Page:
Gretley Case 10 defendants 2 corporations  Newcastle Wallsend Coal Company Pty Ltd (NWCC) and Oakbridge Pty Ltd (OPL) 8 individuals         Richard Myles Porteous Statutory & General Mine Manager at Gretley on 14 November 1996 Phillip John Pritchard statutory Under Managers at Gretley , Michael Francis Alston statutory Under Managers at Gretley , Mark Robinson statutory Mine Surveyor , Jonathan Erik Humphries Romcke Statutory & General Mine Manager at Gretley between June 1993 and 28 October 1994 , Michael John Coffey statutory Under Managers at Gretley , Christopher Wayne Nicholls statutory Under Managers at Gretley and Terence Shacklady statutory Under Managers at Gretley

Gretley case facts NWCC operated the Gretley Colliery. Adjacent to the mine were old mine operations (Young Wallsend Colliery). NWCC investigated the old mine operations to gauge the impact of the new work on the area. At about 5:30am on 14 November 1996, a crew of seven mine workers at the Gretley Colliery were working underground in developing a roadway in an area of the mine. Four of the men were using a continuous miner. Three members of the crew were in a crib room. Another mine worker who was not on the crew but had been working in the area was also in the crib room. Suddenly, with great force, water rushed through a hole in the coalface at the place where the continuous miner was cutting. The four men working at the face were engulfed, swept away and drowned. The four men in the crib room survived the inrush. The water came from the long abandoned old workings of the Young Wallsend Colliery. Those old workings were full of water and gases.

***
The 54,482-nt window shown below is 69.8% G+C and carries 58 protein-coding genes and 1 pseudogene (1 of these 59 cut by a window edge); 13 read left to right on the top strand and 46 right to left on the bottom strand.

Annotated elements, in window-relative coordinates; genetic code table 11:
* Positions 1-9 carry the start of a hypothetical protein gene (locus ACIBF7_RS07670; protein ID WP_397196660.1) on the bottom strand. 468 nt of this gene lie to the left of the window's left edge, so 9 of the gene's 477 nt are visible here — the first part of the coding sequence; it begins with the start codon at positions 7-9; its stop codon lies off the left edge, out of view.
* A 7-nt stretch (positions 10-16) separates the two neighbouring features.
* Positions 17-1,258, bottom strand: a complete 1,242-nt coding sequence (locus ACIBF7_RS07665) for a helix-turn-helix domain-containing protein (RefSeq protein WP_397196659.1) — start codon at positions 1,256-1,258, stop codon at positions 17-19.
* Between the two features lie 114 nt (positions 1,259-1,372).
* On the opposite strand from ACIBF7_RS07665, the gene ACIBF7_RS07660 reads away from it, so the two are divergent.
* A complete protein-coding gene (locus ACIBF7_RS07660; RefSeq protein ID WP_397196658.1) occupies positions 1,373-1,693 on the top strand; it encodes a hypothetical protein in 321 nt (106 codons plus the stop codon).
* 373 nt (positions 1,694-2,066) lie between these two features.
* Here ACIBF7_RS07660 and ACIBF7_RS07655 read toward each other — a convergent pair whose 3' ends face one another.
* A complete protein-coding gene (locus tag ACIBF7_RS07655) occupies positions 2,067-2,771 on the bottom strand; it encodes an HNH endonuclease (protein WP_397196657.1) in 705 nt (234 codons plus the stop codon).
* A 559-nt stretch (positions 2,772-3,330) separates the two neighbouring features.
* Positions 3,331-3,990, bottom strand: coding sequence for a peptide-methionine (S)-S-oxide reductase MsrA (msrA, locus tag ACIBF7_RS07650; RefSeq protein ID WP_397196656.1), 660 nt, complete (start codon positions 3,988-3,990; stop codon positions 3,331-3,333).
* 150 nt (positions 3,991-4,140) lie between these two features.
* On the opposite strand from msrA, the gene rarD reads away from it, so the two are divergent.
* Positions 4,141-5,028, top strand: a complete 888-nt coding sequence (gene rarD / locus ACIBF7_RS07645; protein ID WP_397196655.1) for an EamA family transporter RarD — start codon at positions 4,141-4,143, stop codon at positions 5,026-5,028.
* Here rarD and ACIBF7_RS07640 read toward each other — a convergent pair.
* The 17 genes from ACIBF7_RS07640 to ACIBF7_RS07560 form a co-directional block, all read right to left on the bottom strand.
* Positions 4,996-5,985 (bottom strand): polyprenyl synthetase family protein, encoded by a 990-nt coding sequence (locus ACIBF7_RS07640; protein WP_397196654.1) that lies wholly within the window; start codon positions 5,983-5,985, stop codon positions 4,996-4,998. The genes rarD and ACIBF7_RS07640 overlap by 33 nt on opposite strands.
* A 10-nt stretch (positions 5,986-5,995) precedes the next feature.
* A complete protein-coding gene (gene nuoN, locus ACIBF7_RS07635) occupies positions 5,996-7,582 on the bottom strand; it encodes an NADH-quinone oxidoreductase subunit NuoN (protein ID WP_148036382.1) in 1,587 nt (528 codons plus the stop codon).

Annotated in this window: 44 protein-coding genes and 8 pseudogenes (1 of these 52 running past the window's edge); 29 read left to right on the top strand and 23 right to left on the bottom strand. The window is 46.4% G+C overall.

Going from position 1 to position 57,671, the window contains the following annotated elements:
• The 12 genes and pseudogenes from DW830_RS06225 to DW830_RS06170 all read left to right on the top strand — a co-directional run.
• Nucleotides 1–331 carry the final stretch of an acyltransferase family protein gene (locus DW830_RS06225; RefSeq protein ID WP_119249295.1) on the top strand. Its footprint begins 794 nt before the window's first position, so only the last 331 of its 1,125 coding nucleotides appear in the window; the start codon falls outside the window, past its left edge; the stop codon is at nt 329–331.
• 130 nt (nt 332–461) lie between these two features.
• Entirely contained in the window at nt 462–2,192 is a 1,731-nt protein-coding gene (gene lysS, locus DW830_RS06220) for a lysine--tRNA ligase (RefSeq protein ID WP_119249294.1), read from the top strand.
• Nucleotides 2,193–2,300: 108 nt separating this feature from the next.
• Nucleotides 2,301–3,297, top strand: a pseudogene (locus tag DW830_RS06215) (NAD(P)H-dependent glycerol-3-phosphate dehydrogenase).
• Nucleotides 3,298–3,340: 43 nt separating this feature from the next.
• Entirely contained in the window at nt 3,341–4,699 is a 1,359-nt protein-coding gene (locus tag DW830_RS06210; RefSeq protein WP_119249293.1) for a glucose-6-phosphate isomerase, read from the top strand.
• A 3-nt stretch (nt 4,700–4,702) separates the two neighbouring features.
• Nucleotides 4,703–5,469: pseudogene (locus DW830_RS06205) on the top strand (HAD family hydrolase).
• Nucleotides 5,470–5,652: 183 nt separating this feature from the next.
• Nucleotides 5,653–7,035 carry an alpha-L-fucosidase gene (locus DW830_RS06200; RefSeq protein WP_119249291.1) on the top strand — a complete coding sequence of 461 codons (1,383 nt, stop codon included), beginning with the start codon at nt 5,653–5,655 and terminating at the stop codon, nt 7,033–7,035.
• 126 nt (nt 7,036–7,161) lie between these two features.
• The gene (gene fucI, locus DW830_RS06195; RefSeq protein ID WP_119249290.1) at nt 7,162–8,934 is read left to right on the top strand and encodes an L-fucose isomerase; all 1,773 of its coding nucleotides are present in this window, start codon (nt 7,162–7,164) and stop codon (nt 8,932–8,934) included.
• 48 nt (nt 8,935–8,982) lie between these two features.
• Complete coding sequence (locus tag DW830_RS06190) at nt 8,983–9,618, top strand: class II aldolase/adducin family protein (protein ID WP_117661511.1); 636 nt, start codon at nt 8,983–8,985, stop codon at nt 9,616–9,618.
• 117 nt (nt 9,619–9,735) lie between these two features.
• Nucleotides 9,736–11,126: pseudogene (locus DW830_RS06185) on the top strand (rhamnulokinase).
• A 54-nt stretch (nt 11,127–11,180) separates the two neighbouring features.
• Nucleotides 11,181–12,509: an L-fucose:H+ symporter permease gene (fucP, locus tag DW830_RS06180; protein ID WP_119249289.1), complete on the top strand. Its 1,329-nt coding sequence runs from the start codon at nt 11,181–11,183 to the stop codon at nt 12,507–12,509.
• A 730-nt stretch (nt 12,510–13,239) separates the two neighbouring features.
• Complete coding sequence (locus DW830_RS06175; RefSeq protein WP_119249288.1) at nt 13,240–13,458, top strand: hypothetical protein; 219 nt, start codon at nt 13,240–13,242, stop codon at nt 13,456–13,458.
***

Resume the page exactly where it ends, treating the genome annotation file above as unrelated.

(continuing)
Unaware of the true position of the Young Wallsend Colliery old workings, mining activity resumed on or about 16 September 1996. The workings of the old mine depicted in RT 523 Sheets 2 and 3 as workings of the Young Wallsend Colliery in a Top and Bottom Seam were not only wrong but proved to have disastrous consequences. The south eastern boundary of the old workings of the Young Wallsend Colliery in the Young Wallsend Seam were always 100 metres or more closer to the proposed mining activity boundaries than the official mine plans for Gretley Colliery were depicting at all relevant times.

What the Court Said Staunton J (T)he proper approach to be taken in construing the phrase 'concerned in the management of the corporation' as stated in [s50(1)] of the Act should be: (i) the phrase should be construed in accordance with the normal rules of statutory interpretation which includes consideration of the context in which the expression appears together with the objects of the Act. (ii) as it is a provision that attracts a criminal sanction, it should not be given a construction which creates an unfairness. (iii) prior decisions as to like or similar provisions in diverse companies legislation as to the construction of the phrase 'concerned in the management of the corporation' are of assistance to me as guidance only, but that is all. (iv) reference must be had to the facts and circumstances of the matter before me in order to ultimately determine the issue. In doing so, there will be factors indicative of a defendant being concerned in the management of the corporation that, when taken together, will be conclusive as to that issue.